Ebola

(redirected from Ebola hemorrhagic fever)
Also found in: Dictionary, Thesaurus, Financial, Encyclopedia, Wikipedia.
Related to Ebola hemorrhagic fever: Ebola virus

Ebola

(ĭ-bō′lə, ĕb′ō-lä)
n.
1. A filovirus that causes disease in humans and nonhuman primates and spreads through contact with bodily fluids of infected people and animals. Bats are thought to be the host reservoir for the virus. Also called Ebola virus.
2. An acute, usually fatal form of hemorrhagic fever that is caused by this virus and is characterized by fever, headache, muscle pain, vomiting, diarrhea, and bleeding, especially from the mucous membranes and gastrointestinal tract. Also called Ebola disease, Ebola hemorrhagic fever, Ebola virus disease.

Ebola,

river in Zaire, Africa.
Ebola hemorrhagic fever - Synonym(s): Ebola virus
Ebola virus - filovirus discovered in 1976, level 4 pathogen; severity of illness can run from mild to fatal in host. Synonym(s): Ebola hemorrhagic fever
References in periodicals archive ?
An outbreak of Ebola hemorrhagic fever in West Africa has spread to Guinea's capital and beyond its borders in an "unprecedented epidemic," Doctors without Borders reported.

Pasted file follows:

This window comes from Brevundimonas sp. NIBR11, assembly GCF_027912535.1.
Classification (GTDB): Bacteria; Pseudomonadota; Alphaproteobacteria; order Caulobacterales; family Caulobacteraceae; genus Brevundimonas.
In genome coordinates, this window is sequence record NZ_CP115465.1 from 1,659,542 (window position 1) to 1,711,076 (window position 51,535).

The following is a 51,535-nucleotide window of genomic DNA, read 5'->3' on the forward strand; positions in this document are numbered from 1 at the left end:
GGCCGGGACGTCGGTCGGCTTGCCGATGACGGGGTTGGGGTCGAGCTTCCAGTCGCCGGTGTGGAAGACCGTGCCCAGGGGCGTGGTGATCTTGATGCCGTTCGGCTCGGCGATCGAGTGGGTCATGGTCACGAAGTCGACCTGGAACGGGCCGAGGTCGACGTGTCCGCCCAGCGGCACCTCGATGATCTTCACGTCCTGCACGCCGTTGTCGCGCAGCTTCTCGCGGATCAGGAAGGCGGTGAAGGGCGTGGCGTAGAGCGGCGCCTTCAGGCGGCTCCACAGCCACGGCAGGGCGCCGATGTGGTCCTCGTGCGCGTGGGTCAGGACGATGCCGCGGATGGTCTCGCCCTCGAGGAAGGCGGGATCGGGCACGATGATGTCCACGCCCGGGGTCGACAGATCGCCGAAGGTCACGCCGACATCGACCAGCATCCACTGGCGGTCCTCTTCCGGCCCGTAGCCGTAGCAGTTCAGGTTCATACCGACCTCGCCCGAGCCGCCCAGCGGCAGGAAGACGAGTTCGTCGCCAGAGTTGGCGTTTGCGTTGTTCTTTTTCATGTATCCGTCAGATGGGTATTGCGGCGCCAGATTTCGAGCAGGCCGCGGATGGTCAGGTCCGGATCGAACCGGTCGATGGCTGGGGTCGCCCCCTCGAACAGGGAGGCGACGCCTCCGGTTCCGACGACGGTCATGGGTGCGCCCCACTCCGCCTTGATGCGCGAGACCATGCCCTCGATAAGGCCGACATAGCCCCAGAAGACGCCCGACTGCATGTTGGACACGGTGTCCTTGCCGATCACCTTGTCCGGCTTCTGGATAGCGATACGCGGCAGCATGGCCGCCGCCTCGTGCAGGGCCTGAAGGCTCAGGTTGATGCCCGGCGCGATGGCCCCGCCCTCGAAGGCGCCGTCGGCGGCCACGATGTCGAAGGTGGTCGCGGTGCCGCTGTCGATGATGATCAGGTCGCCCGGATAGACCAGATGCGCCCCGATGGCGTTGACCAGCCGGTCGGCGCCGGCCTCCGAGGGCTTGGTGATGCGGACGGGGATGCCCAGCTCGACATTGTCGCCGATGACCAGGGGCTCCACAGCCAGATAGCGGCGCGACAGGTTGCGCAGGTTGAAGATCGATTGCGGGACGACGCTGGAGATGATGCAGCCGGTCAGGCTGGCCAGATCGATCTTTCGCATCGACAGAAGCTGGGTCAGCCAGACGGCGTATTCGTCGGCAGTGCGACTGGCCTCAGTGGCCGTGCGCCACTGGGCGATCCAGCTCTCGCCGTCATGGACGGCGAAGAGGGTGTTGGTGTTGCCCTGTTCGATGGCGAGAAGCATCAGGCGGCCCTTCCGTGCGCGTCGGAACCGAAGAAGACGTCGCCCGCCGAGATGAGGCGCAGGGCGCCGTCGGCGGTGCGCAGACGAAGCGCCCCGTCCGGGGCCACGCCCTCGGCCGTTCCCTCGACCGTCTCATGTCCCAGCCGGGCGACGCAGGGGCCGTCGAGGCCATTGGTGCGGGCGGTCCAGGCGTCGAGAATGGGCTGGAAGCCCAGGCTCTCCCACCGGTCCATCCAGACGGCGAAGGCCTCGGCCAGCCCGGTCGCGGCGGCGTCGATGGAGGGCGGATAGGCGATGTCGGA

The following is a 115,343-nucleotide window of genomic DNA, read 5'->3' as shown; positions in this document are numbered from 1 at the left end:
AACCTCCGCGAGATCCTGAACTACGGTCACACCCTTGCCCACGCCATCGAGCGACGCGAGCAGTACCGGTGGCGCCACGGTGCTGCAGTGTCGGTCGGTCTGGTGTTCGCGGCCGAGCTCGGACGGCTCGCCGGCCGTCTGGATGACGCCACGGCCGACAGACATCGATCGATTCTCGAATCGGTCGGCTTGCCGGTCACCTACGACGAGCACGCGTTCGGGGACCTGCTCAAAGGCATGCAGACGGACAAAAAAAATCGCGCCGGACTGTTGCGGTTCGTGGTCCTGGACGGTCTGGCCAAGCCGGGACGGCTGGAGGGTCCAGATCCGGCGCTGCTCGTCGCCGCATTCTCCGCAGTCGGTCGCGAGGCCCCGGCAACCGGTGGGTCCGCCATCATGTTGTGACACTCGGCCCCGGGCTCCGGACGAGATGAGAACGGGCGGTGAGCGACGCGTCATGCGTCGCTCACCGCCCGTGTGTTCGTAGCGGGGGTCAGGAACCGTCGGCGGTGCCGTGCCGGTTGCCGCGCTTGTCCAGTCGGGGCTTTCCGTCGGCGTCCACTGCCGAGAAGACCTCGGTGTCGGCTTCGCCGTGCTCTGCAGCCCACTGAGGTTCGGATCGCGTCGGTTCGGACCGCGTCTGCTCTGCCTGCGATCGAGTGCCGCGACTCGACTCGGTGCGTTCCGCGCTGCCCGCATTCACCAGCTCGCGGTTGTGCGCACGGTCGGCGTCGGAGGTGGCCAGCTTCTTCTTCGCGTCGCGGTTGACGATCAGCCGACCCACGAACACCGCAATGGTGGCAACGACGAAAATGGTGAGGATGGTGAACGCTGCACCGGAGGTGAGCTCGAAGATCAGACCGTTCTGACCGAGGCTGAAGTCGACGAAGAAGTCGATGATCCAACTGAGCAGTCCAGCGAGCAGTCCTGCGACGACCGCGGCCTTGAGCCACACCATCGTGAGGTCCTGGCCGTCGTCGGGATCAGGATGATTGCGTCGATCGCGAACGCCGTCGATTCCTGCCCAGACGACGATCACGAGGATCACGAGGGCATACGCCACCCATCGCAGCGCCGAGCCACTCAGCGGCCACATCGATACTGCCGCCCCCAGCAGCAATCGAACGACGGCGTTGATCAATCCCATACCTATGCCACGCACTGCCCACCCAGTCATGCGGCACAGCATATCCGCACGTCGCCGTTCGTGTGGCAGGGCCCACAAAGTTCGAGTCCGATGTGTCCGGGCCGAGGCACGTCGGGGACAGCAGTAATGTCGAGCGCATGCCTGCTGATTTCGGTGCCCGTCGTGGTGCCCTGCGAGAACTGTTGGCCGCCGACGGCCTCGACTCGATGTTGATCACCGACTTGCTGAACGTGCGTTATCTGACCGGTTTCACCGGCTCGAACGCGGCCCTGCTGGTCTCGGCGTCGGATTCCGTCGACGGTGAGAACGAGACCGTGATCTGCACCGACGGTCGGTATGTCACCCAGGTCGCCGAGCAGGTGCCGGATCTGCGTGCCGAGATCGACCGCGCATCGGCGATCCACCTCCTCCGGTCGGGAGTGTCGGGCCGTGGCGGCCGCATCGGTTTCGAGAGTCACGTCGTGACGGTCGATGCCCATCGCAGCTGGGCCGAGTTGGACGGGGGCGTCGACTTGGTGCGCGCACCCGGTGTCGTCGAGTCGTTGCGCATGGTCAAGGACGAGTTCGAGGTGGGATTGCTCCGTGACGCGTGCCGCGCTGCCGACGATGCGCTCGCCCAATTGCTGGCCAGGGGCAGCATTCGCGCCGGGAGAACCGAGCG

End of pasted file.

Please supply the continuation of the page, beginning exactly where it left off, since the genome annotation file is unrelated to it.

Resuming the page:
Clinical virology of Ebola hemorrhagic fever (EHF): virus, virus antigen, and IgG and IgM antibody findings among EHF patients in Kikwit, Democratic Republic of the Congo, 1995.
Ebola hemorrhagic fever, Kikwit, Democratic Republic of the Congo, 1995: risk factors for patients without a reported exposure.
OTCBB:AEMD), a pioneer in developing therapeutic devices for infectious disease, announced today that research related to the Aethlon Hemopurifier([R]) as a potential treatment for Ebola Hemorrhagic Fever (EHF) has been initiated at The Centers for Disease Control and Prevention (CDC).
Tianyuan Bio-pharmaceuticals currently has 4 vaccines in their portfolio covering such diseases as Ebola Hemorrhagic Fever, and Influenza virus vaccine, inactive.
To the Editor: Three well-documented outbreaks of Ebola hemorrhagic fever occurred from 1996 through 2001 in Gabon in central Africa (1).
Ebola hemorrhagic fever - the severe, usually fatal disease that Ebola virus causes in humans and in nonhuman primates - first emerged in 1976 in villages along the Ebola River in the Sudan and the Democratic Republic of the Congo, Africa.
Data are then presented that indicate that a marked die-off of lymphocytes also occurs in Ebola hemorrhagic fever, anthrax, and plague, which suggests that unregulated apoptosis of these cells is a component of many, and perhaps all, severe infectious processes and may contribute to high case fatality rates by impairing adaptive immune function.
The Ebola virus disease, previously known as the Ebola hemorrhagic fever, is a severe illness in humans, often fatal, according to the WHO.
Ebola hemorrhagic fever is a serious, often-fatal disease that affects humans and nonhuman primates.